‘It’s an anti-youth policy. For young, independent businesses to invest in the borough, they need to know that a bar can open after midnight on a weekend. If they can’t do that, then they can’t open. You cannot afford to operate like that. We are a London Living Wage employer and we would not be open if we couldn’t run for those extra hours. We would lose at least two full-time jobs a week. So it’s also a real kick in the teeth for youth employment in Hackney, let alone everyone who actually wants to go out. Plus – really – the elephant in the room here is that most antisocial behaviour is caused outside of licensed premises. If people can’t get into premises, after 2am you’ll see people queuing to get into the places that are still open and they create noise. What that says to me is that there is actually a lack of places open later. There are ten times as many noise complaints from private premises than there are from licensed ones. Once this policy comes in, we are going to be seeing a lot more than that.’

Simon Denby, managing director at club night Percolate

‘We’re currently able to bring culture from all over the world to Hackney. I went to a night recently where it was all Uruguayan DJs.  Now Hackney will potentially become quite homogenous and boring, which is a shame. It’ll be more like central Shoreditch – more bars, not necessarily attracting the best crowds. It’s going to affect us being able to use new venues. Bringing in a midnight curfew rules out any sort of nightclub. At the same time, these types of changes have happened many times over the years and people are resourceful.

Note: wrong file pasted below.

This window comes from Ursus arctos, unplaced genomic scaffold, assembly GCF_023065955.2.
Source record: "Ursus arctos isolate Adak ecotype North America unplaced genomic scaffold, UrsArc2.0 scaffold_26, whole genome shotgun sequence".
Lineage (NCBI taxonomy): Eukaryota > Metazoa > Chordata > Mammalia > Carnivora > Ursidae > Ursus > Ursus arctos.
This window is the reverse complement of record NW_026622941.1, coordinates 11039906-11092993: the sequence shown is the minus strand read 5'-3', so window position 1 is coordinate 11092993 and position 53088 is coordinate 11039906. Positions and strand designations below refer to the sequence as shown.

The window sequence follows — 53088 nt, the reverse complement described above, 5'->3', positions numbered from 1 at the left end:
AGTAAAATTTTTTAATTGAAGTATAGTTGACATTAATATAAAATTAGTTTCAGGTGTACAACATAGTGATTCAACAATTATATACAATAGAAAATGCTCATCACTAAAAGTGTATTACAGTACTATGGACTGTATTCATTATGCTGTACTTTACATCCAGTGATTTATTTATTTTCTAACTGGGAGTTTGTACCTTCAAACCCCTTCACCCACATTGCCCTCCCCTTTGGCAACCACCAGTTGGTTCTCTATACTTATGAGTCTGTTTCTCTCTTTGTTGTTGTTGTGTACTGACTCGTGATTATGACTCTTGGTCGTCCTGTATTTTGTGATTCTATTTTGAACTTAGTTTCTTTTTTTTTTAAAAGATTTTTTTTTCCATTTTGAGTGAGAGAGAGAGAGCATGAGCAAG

It will make us look further afield. Somewhere like Tottenham Hale has lots of really cool new spaces opening up, like The Cause, Five Miles and Styx. Canning Town is another area that’s industrial but has good transport links, cheap rents and not too many neighbours. The 24-hour tube opens up areas that were previously seen as too difficult to get to. It’s still sad, though, that councils consistently don’t see nightlife as having cultural value.’

And this is what Hackney Council says:

Caroline Selman, cabinet member for community safety, policy and the voluntary sector

‘The updated policy will not affect existing businesses and is not a blanket ban on all new venues – we will consider all new applications on a case-by-case basis. The policy simply puts the onus  on new applicants to demonstrate that they understand the pressures in each area and that by opening later their businesses will not have a negative impact on the area. We will support them to do this. We are committed to, and fully support, our night-time economy. The existing Special Policy Area in Shoreditch has been in place since February 2005 and, in that time, there has been an increase in the number of licensed premises – we can and have granted licences in these areas. Our approach is not unusual: there are 72 Special Policy Areas across London.’

More nightlife news? Meet London’s illegal rave kings.